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A Bouncing Ball To Make Danger Zones Safer

Bounce Imaging’s Explorer Ball could do reconnaissance for military troops and emergency responders

1 min read
A Bouncing Ball To Make Danger Zones Safer

Some of the best gadgets seem obvious in retrospect. One of those may turn out to be the Explorer Ball from Bounce Imaging, in Boston.

The appeal of the Explorer Ball is simple. Firefighters, disaster rescue workers, SWAT teams, or military troops can find themselves needing to enter an environment about which they know nothing. And surprises, in a military or rescue situation, can be a really bad thing. So getting an instant, up-to-the minute, detailed panoramic view of the environment would be really helpful.

The technology is clearly available. After all, a smartphone can create a panoramic image in seconds, one that you can easily scan through or enlarge. But how do you get that kind of smartphone capability into a potentially dangerous place before going into the place itself?

The answer, it seems, is obvious. You throw it.

Getting from that obvious answer to a camera-toting, Wi-Fi connected, extremely durable, throwable object is the hard part. And Bounce Imaging, launching at DemoFall 2013 last week, admitted that it’s not quite there yet. But it’s close. The prototype Explorer Ball carries six cameras and a Wi-Fi transmitter; it sends the images to a mobile device, where an app stitches them together into a panorama. It includes the capability to add sensors, say, temperature or carbon monoxide. And it carries a microphone and can transmit audio. What it can’t do quite yet is survive a hard fall, but the company is working on that and expects to have durability testing finished this year, in time to start field testing in a few months.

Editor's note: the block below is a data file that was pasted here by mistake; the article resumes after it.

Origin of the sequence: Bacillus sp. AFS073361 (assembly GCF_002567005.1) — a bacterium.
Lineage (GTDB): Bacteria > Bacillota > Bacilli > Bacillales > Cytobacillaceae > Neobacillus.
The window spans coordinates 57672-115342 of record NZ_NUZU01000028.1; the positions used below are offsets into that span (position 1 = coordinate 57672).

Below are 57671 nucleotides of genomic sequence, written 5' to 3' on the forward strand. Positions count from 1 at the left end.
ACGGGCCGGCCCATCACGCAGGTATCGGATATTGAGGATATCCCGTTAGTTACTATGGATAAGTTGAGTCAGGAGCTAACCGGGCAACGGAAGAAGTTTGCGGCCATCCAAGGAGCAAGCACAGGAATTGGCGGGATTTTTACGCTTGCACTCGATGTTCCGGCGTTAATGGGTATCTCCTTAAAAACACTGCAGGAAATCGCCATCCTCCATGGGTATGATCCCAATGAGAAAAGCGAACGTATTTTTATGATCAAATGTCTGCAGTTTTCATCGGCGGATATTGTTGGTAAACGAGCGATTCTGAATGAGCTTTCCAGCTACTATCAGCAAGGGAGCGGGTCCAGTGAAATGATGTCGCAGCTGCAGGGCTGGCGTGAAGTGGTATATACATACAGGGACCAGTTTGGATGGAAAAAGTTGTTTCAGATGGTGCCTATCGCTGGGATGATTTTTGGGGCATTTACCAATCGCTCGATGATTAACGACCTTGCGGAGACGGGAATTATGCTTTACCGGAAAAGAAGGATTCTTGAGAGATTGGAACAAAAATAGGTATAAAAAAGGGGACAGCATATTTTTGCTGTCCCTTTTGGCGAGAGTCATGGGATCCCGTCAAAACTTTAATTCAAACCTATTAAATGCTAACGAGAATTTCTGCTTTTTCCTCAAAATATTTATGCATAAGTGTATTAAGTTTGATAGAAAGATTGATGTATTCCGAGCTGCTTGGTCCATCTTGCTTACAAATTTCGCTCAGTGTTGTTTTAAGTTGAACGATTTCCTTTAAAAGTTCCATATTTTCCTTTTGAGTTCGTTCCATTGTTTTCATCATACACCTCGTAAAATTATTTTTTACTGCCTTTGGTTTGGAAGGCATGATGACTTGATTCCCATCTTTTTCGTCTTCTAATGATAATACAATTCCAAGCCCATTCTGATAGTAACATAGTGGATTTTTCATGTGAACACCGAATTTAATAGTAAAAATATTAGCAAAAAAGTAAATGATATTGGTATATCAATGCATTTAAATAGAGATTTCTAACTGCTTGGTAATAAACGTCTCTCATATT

Bounce Imaging is planning to sell an emergency responder version for about $1000, a military version for something under $3000.

Photos: Bounce Imaging

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Special Report: Top Tech 2021

After months of blood, toil, tears, and sweat, we can all expect a much better year

1 min read
Photo-illustration: Edmon de Haro

Last January in this space we wrote that “technology doesn't really have bad years." But 2020 was like no other year in recent memory: Just about everything suffered, including technology. One shining exception was biotech, with the remarkably rapid development of vaccines capable of stemming the COVID-19 pandemic.

This year's roundup of anticipated tech advances includes an examination of the challenges in manufacturing these vaccines. And it describes how certain technologies used widely during the pandemic will likely have far-reaching effects on society, even after the threat subsides. You'll also find accounts of technical developments unrelated to the pandemic that the editors of IEEE Spectrum expect to generate news this year.

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